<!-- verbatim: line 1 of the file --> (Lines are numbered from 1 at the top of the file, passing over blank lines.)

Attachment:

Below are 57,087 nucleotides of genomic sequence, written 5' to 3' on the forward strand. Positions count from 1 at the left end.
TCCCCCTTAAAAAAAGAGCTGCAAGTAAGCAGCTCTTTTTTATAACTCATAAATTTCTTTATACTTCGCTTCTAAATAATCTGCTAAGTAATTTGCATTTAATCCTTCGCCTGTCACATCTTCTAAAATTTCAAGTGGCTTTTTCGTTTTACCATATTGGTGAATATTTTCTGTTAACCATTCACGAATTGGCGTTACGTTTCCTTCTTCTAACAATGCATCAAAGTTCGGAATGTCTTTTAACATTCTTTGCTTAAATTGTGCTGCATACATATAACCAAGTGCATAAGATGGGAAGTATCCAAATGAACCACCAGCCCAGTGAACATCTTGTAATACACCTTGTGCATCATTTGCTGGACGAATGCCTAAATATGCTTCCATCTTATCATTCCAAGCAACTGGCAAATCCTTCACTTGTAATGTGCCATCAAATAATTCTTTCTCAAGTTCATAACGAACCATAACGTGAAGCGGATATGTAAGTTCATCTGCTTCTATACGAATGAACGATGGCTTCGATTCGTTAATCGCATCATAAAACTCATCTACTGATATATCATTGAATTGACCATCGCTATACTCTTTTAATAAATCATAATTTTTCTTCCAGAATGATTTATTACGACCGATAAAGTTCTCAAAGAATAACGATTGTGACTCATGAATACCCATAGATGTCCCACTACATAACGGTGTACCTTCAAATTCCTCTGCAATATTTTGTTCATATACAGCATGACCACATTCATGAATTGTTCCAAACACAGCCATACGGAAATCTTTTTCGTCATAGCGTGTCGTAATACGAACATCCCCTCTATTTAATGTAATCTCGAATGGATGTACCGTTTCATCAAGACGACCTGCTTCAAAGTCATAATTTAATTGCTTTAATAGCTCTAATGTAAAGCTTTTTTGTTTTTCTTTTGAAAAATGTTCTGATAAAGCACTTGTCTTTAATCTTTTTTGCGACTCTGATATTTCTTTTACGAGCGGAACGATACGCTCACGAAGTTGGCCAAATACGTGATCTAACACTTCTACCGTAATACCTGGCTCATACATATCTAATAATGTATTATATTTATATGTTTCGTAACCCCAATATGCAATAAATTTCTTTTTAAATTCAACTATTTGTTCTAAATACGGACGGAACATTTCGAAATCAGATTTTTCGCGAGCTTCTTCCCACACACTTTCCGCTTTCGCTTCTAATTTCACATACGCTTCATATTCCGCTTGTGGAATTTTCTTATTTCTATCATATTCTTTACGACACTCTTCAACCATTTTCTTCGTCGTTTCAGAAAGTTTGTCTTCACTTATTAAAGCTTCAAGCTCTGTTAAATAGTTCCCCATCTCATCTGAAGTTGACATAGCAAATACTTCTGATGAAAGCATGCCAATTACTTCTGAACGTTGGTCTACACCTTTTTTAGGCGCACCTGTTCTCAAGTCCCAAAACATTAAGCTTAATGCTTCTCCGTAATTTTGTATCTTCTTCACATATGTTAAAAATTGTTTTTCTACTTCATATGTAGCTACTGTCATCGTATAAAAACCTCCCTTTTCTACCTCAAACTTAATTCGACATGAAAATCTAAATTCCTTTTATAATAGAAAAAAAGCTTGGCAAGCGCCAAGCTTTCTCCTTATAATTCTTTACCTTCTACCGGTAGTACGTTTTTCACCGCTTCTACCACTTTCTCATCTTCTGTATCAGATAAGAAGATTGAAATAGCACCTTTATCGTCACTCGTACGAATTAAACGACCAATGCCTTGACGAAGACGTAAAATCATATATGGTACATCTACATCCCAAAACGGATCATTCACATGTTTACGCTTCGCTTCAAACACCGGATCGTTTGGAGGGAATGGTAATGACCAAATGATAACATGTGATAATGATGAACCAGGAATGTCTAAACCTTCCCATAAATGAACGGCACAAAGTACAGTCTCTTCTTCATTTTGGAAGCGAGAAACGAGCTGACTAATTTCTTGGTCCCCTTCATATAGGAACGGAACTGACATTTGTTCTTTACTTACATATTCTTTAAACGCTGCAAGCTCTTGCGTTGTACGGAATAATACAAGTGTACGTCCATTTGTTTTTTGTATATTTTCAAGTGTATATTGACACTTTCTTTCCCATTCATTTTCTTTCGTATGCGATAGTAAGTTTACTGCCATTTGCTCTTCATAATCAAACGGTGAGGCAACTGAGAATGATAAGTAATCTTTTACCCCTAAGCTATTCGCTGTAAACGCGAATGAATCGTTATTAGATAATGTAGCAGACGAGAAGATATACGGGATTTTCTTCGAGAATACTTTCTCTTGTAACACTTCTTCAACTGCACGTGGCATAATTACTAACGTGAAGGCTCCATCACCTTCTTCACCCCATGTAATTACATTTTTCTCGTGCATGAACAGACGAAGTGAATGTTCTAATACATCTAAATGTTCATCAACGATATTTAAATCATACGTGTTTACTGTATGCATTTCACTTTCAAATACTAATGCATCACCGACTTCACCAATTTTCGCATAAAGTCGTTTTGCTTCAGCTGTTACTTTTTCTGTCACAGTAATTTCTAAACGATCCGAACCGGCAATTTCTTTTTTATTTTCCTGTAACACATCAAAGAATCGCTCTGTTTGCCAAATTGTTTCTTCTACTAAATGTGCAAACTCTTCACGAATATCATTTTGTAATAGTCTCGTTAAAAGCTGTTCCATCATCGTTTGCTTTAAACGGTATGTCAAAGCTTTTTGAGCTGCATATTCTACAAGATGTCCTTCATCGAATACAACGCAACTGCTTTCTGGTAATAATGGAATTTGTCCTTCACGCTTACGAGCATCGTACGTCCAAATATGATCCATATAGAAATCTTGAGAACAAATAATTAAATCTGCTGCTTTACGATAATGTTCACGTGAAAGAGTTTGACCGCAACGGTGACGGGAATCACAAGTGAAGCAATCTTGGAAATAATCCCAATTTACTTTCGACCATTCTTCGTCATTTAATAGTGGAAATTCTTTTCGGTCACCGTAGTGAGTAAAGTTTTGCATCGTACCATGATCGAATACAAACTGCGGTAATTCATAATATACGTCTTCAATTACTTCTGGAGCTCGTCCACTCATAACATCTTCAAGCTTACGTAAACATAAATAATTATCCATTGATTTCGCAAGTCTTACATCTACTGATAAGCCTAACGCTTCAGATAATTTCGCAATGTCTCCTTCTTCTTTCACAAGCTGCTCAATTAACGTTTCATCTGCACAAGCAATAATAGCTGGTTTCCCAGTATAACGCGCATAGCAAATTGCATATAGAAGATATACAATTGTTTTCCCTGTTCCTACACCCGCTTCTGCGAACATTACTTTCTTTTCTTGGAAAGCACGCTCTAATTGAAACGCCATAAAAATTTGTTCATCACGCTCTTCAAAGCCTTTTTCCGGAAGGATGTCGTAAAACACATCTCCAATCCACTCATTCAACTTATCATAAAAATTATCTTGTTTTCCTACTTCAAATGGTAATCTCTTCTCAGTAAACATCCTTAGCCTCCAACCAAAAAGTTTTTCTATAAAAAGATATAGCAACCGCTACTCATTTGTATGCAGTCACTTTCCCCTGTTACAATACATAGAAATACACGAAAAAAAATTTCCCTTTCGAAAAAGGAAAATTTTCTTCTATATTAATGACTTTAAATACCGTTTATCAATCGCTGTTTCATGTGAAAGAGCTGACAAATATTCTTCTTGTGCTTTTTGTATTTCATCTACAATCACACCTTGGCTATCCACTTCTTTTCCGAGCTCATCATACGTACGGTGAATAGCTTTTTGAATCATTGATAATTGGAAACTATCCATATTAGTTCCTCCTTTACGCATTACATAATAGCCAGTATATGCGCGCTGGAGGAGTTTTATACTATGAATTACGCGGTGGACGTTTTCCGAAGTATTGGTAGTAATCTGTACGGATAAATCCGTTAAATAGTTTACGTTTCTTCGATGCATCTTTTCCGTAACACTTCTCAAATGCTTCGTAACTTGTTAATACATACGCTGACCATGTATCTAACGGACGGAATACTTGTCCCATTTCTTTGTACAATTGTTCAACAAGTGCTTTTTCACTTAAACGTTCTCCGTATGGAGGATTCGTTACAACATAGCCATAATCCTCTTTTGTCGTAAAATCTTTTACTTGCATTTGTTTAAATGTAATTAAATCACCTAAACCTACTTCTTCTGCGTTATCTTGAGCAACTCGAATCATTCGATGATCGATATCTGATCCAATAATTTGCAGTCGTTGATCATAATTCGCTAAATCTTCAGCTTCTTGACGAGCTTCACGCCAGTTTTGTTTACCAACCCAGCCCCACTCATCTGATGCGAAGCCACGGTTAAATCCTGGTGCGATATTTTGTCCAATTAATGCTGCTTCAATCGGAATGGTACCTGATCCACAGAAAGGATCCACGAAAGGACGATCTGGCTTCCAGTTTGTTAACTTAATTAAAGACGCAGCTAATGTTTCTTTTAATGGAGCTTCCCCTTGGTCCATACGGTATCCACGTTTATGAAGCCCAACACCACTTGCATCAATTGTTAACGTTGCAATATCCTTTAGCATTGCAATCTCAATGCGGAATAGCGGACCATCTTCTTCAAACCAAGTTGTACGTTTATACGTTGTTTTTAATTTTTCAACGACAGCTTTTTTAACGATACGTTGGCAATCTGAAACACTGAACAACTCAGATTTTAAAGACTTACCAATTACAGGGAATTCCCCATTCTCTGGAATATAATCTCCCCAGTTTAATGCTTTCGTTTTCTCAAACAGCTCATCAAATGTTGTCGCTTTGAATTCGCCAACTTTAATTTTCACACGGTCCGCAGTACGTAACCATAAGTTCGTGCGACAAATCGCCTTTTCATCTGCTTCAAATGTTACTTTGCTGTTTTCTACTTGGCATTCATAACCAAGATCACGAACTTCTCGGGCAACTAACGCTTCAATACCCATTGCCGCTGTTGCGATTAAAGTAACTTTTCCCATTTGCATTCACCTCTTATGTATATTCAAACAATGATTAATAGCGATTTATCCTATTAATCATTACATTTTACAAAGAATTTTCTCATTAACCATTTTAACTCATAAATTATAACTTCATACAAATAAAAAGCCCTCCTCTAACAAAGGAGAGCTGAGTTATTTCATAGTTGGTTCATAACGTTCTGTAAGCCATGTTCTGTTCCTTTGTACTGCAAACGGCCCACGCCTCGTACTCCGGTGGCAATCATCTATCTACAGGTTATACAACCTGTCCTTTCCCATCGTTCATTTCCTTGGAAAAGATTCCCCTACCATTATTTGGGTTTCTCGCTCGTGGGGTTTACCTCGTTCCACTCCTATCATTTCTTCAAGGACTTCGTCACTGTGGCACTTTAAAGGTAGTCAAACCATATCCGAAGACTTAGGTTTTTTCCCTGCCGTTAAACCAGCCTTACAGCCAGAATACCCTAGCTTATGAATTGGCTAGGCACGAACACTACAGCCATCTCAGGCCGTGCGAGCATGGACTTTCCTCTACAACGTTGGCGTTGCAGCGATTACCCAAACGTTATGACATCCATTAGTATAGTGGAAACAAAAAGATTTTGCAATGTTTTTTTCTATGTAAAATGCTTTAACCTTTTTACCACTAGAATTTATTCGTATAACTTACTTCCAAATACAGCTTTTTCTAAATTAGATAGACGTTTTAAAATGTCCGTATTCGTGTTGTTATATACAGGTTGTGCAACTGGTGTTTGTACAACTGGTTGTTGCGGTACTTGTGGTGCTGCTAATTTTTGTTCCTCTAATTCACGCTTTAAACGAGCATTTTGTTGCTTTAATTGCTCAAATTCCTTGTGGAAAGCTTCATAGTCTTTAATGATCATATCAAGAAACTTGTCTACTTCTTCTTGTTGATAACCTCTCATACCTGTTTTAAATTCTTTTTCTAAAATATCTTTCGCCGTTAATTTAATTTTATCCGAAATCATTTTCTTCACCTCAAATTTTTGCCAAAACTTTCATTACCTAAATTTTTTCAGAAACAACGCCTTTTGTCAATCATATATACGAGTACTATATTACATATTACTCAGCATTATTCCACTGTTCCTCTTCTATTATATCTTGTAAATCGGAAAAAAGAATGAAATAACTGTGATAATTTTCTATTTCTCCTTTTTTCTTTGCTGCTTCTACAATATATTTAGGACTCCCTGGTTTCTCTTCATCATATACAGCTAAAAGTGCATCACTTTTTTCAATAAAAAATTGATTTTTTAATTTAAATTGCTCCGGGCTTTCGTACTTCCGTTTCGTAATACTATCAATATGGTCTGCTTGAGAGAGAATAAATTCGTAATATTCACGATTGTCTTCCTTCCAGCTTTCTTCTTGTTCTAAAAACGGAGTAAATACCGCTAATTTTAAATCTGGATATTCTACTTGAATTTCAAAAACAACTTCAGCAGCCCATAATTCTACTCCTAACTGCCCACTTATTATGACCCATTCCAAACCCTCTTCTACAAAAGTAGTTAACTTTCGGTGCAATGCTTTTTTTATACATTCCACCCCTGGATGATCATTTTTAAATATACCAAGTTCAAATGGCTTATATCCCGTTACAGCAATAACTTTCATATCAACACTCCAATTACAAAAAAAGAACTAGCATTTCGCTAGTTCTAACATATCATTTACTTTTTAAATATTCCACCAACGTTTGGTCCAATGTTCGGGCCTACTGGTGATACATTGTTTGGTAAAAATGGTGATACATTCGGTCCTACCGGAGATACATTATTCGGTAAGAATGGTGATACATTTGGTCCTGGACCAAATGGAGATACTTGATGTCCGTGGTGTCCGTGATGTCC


Below are 57,087 nucleotides of genomic sequence, written 5' to 3' on the forward strand. Positions count from 1 at the left end.